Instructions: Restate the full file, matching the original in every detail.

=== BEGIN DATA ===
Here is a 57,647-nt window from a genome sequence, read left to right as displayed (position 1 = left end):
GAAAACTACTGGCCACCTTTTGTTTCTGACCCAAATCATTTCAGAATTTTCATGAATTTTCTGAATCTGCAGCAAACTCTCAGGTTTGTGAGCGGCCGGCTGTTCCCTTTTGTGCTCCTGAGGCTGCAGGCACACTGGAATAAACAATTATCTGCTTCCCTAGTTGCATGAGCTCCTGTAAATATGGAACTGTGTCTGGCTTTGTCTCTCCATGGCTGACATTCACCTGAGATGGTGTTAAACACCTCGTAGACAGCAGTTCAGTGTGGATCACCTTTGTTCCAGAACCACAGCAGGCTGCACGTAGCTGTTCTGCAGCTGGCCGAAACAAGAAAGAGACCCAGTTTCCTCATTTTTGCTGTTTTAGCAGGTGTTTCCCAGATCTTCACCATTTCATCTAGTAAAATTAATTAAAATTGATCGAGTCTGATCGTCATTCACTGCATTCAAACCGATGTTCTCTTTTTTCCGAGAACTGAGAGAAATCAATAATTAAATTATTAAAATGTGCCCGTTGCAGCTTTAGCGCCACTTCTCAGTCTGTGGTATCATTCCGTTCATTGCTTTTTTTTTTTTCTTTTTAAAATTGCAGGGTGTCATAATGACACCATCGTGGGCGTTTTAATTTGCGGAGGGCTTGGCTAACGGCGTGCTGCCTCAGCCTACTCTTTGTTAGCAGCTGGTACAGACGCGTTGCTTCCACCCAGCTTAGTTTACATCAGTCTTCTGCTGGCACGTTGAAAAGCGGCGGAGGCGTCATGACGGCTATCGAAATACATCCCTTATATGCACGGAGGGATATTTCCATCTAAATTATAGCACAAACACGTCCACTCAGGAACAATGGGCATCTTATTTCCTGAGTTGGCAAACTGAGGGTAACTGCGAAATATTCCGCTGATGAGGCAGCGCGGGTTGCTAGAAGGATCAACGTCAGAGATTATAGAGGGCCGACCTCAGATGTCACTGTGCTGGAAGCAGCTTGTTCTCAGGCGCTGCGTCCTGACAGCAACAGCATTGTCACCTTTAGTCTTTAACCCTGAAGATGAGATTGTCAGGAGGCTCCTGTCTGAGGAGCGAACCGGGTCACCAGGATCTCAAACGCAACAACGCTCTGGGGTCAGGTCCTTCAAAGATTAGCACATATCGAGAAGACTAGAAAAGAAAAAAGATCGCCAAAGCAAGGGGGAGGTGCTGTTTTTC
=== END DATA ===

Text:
Here is a 57,647-nt window from a genome sequence, read left to right as displayed (position 1 = left end):
GAAAACTACTGGCCACCTTTTGTTTCTGACCCAAATCATTTCAGAATTTTCATGAATTTTCTGAATCTGCAGCAAACTCTCAGGTTTGTGAGCGGCCGGCTGTTCCCTTTTGTGCTCCTGAGGCTGCAGGCACACTGGAATAAACAATTATCTGCTTCCCTAGTTGCATGAGCTCCTGTAAATATGGAACTGTGTCTGGCTTTGTCTCTCCATGGCTGACATTCACCTGAGATGGTGTTAAACACCTCGTAGACAGCAGTTCAGTGTGGATCACCTTTGTTCCAGAACCACAGCAGGCTGCACGTAGCTGTTCTGCAGCTGGCCGAAACAAGAAAGAGACCCAGTTTCCTCATTTTTGCTGTTTTAGCAGGTGTTTCCCAGATCTTCACCATTTCATCTAGTAAAATTAATTAAAATTGATCGAGTCTGATCGTCATTCACTGCATTCAAACCGATGTTCTCTTTTTTCCGAGAACTGAGAGAAATCAATAATTAAATTATTAAAATGTGCCCGTTGCAGCTTTAGCGCCACTTCTCAGTCTGTGGTATCATTCCGTTCATTGCTTTTTTTTTTTTCTTTTTAAAATTGCAGGGTGTCATAATGACACCATCGTGGGCGTTTTAATTTGCGGAGGGCTTGGCTAACGGCGTGCTGCCTCAGCCTACTCTTTGTTAGCAGCTGGTACAGACGCGTTGCTTCCACCCAGCTTAGTTTACATCAGTCTTCTGCTGGCACGTTGAAAAGCGGCGGAGGCGTCATGACGGCTATCGAAATACATCCCTTATATGCACGGAGGGATATTTCCATCTAAATTATAGCACAAACACGTCCACTCAGGAACAATGGGCATCTTATTTCCTGAGTTGGCAAACTGAGGGTAACTGCGAAATATTCCGCTGATGAGGCAGCGCGGGTTGCTAGAAGGATCAACGTCAGAGATTATAGAGGGCCGACCTCAGATGTCACTGTGCTGGAAGCAGCTTGTTCTCAGGCGCTGCGTCCTGACAGCAACAGCATTGTCACCTTTAGTCTTTAACCCTGAAGATGAGATTGTCAGGAGGCTCCTGTCTGAGGAGCGAACCGGGTCACCAGGATCTCAAACGCAACAACGCTCTGGGGTCAGGTCCTTCAAAGATTAGCACATATCGAGAAGACTAGAAAAGAAAAAAGATCGCCAAAGCAAGGGGGAGGTGCTGTTTTTC